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    Grant Colfax, Former Obama AIDS Policymaker, Appointed Director of SF Department of Public Health

    During her State of the City address on January 30 before a cheering crowd at 170 Valencia Street (the new home for the San Francisco Gay Men’s Chorus and a National LGBTQ Center for the Arts), Mayor London Breed announced the appointment of Dr. Grant Colfax as the new Director of the San Francisco Department of Public Health (SFDPH).

    Dr. Colfax, a Harvard College graduate who did his residency at UCSF, previously worked at SFDPH as Director of HIV Prevention and Research before leaving to join the Obama White House as the Director of National AIDS Policy. Currently the Director of Marin Health and Human Services, Dr. Colfax will assume his new position in mid-February.

    During the address, Mayor Breed said of Dr. Colfax: “He knows our city and its challenges, and he is ready to get to work. And he knows that we need to get to zero HIV infections in San Francisco.”

    Explaining his interest in fighting HIV/AIDS, Dr. Colfax previously told the San Francisco AIDS Foundation (SFAF) that “there was no one specific moment” when the effort became important in his life. He continued, “As a gay man coming of age in the mid 1980s, HIV/AIDS was the defining issue in the community. My decision to attend medical school and focus professionally on HIV research and prevention emerged not only from the experience of having lost so many friends to the disease, but also because it was clear that there was so much more we needed to know and do to effectively combat the epidemic.”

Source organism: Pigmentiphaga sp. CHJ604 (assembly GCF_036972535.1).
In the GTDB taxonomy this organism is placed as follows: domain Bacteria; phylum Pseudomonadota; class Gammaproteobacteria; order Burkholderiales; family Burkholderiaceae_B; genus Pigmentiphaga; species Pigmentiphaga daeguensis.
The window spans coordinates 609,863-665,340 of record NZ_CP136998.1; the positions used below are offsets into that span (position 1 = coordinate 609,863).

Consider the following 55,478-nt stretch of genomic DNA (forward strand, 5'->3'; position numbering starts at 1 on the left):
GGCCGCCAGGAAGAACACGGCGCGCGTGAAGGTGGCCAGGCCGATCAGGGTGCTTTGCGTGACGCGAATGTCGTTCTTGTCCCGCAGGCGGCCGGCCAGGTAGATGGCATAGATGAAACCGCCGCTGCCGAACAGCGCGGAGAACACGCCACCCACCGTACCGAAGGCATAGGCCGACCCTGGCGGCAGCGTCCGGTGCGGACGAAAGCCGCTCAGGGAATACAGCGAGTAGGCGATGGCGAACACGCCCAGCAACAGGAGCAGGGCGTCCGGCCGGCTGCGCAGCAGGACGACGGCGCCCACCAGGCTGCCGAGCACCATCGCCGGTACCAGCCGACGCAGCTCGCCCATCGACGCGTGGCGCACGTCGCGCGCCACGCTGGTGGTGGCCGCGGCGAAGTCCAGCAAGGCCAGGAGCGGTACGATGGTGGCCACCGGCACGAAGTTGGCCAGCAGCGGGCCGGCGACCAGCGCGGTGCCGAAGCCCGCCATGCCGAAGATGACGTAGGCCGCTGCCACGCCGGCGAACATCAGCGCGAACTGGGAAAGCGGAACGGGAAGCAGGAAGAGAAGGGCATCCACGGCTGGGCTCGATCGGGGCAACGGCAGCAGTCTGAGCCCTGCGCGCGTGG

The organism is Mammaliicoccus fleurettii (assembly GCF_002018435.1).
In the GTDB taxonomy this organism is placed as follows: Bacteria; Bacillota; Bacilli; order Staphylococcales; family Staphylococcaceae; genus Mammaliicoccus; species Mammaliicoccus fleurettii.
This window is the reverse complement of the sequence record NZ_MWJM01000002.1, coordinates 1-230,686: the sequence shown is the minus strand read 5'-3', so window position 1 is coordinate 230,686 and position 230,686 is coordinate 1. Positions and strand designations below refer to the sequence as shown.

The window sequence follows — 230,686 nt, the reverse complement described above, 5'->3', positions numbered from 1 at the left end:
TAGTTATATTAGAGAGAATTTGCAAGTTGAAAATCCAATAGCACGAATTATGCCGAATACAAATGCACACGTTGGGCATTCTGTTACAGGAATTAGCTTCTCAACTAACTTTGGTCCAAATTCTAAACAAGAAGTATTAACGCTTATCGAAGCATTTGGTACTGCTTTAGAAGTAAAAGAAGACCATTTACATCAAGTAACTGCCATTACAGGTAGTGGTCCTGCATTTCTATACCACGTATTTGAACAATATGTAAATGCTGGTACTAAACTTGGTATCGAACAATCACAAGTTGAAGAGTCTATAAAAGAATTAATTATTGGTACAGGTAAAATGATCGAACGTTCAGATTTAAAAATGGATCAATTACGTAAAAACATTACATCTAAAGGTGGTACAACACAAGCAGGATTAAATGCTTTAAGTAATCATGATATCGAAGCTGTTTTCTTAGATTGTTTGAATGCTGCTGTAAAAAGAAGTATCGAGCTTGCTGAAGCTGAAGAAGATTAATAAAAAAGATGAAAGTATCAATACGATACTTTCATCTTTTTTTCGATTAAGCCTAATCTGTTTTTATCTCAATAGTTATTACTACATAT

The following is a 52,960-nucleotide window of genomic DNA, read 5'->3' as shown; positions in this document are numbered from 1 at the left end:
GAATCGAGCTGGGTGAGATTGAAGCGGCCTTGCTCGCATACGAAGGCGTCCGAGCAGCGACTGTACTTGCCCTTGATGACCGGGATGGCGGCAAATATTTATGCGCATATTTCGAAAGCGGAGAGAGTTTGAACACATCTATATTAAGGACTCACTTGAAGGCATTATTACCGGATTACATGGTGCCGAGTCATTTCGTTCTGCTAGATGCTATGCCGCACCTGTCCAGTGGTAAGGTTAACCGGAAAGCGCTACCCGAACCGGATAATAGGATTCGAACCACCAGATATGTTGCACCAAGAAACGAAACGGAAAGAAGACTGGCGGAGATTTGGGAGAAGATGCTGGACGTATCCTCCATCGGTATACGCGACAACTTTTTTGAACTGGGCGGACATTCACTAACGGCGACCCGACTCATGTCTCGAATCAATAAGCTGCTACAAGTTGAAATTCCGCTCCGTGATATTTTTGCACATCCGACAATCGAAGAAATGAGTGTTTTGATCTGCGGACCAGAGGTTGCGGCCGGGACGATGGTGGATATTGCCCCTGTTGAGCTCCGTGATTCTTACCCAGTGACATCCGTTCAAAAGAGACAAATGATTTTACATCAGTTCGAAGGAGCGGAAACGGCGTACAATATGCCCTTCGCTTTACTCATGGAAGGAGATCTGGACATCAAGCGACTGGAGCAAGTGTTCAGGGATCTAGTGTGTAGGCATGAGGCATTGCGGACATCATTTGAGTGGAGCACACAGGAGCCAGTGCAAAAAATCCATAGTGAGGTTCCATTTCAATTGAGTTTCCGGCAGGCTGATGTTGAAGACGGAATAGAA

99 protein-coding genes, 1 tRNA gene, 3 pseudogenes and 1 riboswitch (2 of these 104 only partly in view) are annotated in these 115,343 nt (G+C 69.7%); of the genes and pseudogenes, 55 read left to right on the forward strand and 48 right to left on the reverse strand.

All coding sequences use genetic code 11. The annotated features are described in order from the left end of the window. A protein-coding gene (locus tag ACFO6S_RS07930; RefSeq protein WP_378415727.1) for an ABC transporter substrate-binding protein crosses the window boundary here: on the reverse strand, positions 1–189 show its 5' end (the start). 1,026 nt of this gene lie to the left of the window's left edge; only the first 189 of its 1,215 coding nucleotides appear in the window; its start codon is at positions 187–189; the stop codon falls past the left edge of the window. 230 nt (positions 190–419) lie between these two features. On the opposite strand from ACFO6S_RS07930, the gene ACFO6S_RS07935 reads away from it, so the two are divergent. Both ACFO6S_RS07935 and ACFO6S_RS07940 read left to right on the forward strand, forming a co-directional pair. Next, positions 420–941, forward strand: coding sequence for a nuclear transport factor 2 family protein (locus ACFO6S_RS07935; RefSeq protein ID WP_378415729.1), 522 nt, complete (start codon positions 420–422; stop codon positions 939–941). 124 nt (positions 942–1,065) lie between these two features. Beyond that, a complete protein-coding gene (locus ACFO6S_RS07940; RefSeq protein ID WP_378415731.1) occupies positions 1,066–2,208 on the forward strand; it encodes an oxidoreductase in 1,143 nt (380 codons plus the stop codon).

Dr. Colfax has also been a leader in addressing problems related to flavored tobacco and vaping products, which often are marketed toward and used by youth. In November of last year, with the urging of Dr. Colfax and many of his colleagues, the Marin County Board of Supervisors passed a ban on such products. It will take effect for most retailers on July 1. (Specialty tobacco stores in Marin County have until January 1, 2020, to implement the ban.)

    But the fight to end the threat of HIV/AIDS will clearly be a focus of Dr. Colfax’s work in San Francisco. There is often overlap with other diseases, such that numerous treatments for cancer, hepatitis, heart disease and more have arisen from HIV/AIDS research. As Dr. Colfax told the SFAF: “My hope is that we will live to see the day where HIV is rare, when it does occur is readily treated and cured, and that the lessons learned from this epidemic will be applied to addressing other epidemics and health disparities.”